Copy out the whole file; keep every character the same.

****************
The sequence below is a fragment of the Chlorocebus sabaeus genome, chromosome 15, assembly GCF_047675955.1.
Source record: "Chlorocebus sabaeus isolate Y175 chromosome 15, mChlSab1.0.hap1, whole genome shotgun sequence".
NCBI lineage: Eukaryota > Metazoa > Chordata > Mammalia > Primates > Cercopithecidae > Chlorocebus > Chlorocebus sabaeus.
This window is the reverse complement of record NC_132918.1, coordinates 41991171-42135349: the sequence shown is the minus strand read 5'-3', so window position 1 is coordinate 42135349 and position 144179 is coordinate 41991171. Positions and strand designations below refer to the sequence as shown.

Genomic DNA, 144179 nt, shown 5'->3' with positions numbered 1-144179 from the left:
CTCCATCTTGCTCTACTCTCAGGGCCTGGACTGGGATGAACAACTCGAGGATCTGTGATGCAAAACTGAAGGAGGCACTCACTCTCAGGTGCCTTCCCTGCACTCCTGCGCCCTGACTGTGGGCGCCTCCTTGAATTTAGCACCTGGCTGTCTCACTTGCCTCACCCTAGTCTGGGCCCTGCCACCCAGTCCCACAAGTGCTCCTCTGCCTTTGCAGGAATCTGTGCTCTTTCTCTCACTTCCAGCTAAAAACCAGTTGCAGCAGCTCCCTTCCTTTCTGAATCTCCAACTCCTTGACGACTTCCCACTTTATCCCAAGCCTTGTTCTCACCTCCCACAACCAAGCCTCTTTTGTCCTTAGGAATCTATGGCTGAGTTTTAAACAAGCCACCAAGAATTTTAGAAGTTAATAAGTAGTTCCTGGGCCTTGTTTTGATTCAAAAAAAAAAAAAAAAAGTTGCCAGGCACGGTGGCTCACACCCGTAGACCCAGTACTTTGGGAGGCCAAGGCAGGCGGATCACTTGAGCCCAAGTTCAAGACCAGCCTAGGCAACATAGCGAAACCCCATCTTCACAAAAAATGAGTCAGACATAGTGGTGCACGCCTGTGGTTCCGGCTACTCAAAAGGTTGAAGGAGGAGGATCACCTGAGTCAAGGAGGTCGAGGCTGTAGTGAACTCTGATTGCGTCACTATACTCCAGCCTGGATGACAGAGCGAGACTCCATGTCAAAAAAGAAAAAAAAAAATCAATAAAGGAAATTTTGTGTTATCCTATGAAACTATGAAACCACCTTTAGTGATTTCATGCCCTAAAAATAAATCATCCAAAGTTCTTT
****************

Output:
The sequence below is a fragment of the Chlorocebus sabaeus genome, chromosome 15, assembly GCF_047675955.1.
Source record: "Chlorocebus sabaeus isolate Y175 chromosome 15, mChlSab1.0.hap1, whole genome shotgun sequence".
NCBI lineage: Eukaryota > Metazoa > Chordata > Mammalia > Primates > Cercopithecidae > Chlorocebus > Chlorocebus sabaeus.
This window is the reverse complement of record NC_132918.1, coordinates 41991171-42135349: the sequence shown is the minus strand read 5'-3', so window position 1 is coordinate 42135349 and position 144179 is coordinate 41991171. Positions and strand designations below refer to the sequence as shown.

Genomic DNA, 144179 nt, shown 5'->3' with positions numbered 1-144179 from the left:
CTCCATCTTGCTCTACTCTCAGGGCCTGGACTGGGATGAACAACTCGAGGATCTGTGATGCAAAACTGAAGGAGGCACTCACTCTCAGGTGCCTTCCCTGCACTCCTGCGCCCTGACTGTGGGCGCCTCCTTGAATTTAGCACCTGGCTGTCTCACTTGCCTCACCCTAGTCTGGGCCCTGCCACCCAGTCCCACAAGTGCTCCTCTGCCTTTGCAGGAATCTGTGCTCTTTCTCTCACTTCCAGCTAAAAACCAGTTGCAGCAGCTCCCTTCCTTTCTGAATCTCCAACTCCTTGACGACTTCCCACTTTATCCCAAGCCTTGTTCTCACCTCCCACAACCAAGCCTCTTTTGTCCTTAGGAATCTATGGCTGAGTTTTAAACAAGCCACCAAGAATTTTAGAAGTTAATAAGTAGTTCCTGGGCCTTGTTTTGATTCAAAAAAAAAAAAAAAAAGTTGCCAGGCACGGTGGCTCACACCCGTAGACCCAGTACTTTGGGAGGCCAAGGCAGGCGGATCACTTGAGCCCAAGTTCAAGACCAGCCTAGGCAACATAGCGAAACCCCATCTTCACAAAAAATGAGTCAGACATAGTGGTGCACGCCTGTGGTTCCGGCTACTCAAAAGGTTGAAGGAGGAGGATCACCTGAGTCAAGGAGGTCGAGGCTGTAGTGAACTCTGATTGCGTCACTATACTCCAGCCTGGATGACAGAGCGAGACTCCATGTCAAAAAAGAAAAAAAAAAATCAATAAAGGAAATTTTGTGTTATCCTATGAAACTATGAAACCACCTTTAGTGATTTCATGCCCTAAAAATAAATCATCCAAAGTTCTTT